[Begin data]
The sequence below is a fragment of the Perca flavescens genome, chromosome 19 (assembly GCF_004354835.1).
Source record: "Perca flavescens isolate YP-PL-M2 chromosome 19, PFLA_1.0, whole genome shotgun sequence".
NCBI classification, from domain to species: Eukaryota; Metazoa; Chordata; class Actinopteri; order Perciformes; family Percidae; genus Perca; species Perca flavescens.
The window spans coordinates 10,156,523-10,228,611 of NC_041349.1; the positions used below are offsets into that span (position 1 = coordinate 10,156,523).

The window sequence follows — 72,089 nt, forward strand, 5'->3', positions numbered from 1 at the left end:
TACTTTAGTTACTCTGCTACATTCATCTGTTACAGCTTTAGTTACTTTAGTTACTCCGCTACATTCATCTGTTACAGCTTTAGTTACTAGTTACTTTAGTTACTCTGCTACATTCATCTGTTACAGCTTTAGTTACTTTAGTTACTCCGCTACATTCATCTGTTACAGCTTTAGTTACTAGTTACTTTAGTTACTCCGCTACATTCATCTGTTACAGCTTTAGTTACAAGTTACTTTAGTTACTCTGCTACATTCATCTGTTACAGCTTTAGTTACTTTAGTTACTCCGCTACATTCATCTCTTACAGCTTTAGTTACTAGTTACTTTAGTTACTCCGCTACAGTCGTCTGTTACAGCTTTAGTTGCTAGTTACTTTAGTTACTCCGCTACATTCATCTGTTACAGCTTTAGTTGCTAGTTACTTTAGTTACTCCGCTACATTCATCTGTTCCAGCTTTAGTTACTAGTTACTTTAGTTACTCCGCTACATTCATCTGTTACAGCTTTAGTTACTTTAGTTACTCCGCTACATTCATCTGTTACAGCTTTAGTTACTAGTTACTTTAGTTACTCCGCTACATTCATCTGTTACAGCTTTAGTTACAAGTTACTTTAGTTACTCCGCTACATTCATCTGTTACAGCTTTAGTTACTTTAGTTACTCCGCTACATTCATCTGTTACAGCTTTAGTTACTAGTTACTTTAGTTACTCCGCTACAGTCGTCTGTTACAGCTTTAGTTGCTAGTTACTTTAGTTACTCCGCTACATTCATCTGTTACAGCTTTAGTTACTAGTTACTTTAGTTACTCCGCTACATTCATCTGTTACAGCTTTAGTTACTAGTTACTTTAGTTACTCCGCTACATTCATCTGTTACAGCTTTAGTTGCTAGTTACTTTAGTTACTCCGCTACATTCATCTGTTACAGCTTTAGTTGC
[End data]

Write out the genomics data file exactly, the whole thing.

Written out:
The sequence below is a fragment of the Perca flavescens genome, chromosome 19 (assembly GCF_004354835.1).
Source record: "Perca flavescens isolate YP-PL-M2 chromosome 19, PFLA_1.0, whole genome shotgun sequence".
NCBI classification, from domain to species: Eukaryota; Metazoa; Chordata; class Actinopteri; order Perciformes; family Percidae; genus Perca; species Perca flavescens.
The window spans coordinates 10,156,523-10,228,611 of NC_041349.1; the positions used below are offsets into that span (position 1 = coordinate 10,156,523).

The window sequence follows — 72,089 nt, forward strand, 5'->3', positions numbered from 1 at the left end:
TACTTTAGTTACTCTGCTACATTCATCTGTTACAGCTTTAGTTACTTTAGTTACTCCGCTACATTCATCTGTTACAGCTTTAGTTACTAGTTACTTTAGTTACTCTGCTACATTCATCTGTTACAGCTTTAGTTACTTTAGTTACTCCGCTACATTCATCTGTTACAGCTTTAGTTACTAGTTACTTTAGTTACTCCGCTACATTCATCTGTTACAGCTTTAGTTACAAGTTACTTTAGTTACTCTGCTACATTCATCTGTTACAGCTTTAGTTACTTTAGTTACTCCGCTACATTCATCTCTTACAGCTTTAGTTACTAGTTACTTTAGTTACTCCGCTACAGTCGTCTGTTACAGCTTTAGTTGCTAGTTACTTTAGTTACTCCGCTACATTCATCTGTTACAGCTTTAGTTGCTAGTTACTTTAGTTACTCCGCTACATTCATCTGTTCCAGCTTTAGTTACTAGTTACTTTAGTTACTCCGCTACATTCATCTGTTACAGCTTTAGTTACTTTAGTTACTCCGCTACATTCATCTGTTACAGCTTTAGTTACTAGTTACTTTAGTTACTCCGCTACATTCATCTGTTACAGCTTTAGTTACAAGTTACTTTAGTTACTCCGCTACATTCATCTGTTACAGCTTTAGTTACTTTAGTTACTCCGCTACATTCATCTGTTACAGCTTTAGTTACTAGTTACTTTAGTTACTCCGCTACAGTCGTCTGTTACAGCTTTAGTTGCTAGTTACTTTAGTTACTCCGCTACATTCATCTGTTACAGCTTTAGTTACTAGTTACTTTAGTTACTCCGCTACATTCATCTGTTACAGCTTTAGTTACTAGTTACTTTAGTTACTCCGCTACATTCATCTGTTACAGCTTTAGTTGCTAGTTACTTTAGTTACTCCGCTACATTCATCTGTTACAGCTTTAGTTGC